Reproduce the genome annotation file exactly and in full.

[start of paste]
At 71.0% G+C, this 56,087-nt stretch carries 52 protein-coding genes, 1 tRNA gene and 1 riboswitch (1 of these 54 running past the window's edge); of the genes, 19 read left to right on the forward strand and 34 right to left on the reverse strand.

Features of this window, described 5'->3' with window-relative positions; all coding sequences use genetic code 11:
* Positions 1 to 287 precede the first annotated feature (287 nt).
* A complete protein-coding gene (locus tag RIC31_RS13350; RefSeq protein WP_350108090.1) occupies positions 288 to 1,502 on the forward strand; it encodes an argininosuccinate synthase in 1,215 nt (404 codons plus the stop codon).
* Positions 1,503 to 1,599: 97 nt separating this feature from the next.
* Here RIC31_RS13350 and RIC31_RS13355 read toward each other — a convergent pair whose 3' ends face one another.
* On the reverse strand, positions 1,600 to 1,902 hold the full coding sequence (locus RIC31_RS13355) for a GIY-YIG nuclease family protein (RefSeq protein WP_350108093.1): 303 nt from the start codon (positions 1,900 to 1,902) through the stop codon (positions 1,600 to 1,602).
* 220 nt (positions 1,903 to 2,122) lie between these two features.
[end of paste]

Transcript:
At 71.0% G+C, this 56,087-nt stretch carries 52 protein-coding genes, 1 tRNA gene and 1 riboswitch (1 of these 54 running past the window's edge); of the genes, 19 read left to right on the forward strand and 34 right to left on the reverse strand.

Features of this window, described 5'->3' with window-relative positions; all coding sequences use genetic code 11:
* Positions 1 to 287 precede the first annotated feature (287 nt).
* A complete protein-coding gene (locus tag RIC31_RS13350; RefSeq protein WP_350108090.1) occupies positions 288 to 1,502 on the forward strand; it encodes an argininosuccinate synthase in 1,215 nt (404 codons plus the stop codon).
* Positions 1,503 to 1,599: 97 nt separating this feature from the next.
* Here RIC31_RS13350 and RIC31_RS13355 read toward each other — a convergent pair whose 3' ends face one another.
* On the reverse strand, positions 1,600 to 1,902 hold the full coding sequence (locus RIC31_RS13355) for a GIY-YIG nuclease family protein (RefSeq protein WP_350108093.1): 303 nt from the start codon (positions 1,900 to 1,902) through the stop codon (positions 1,600 to 1,602).
* 220 nt (positions 1,903 to 2,122) lie between these two features.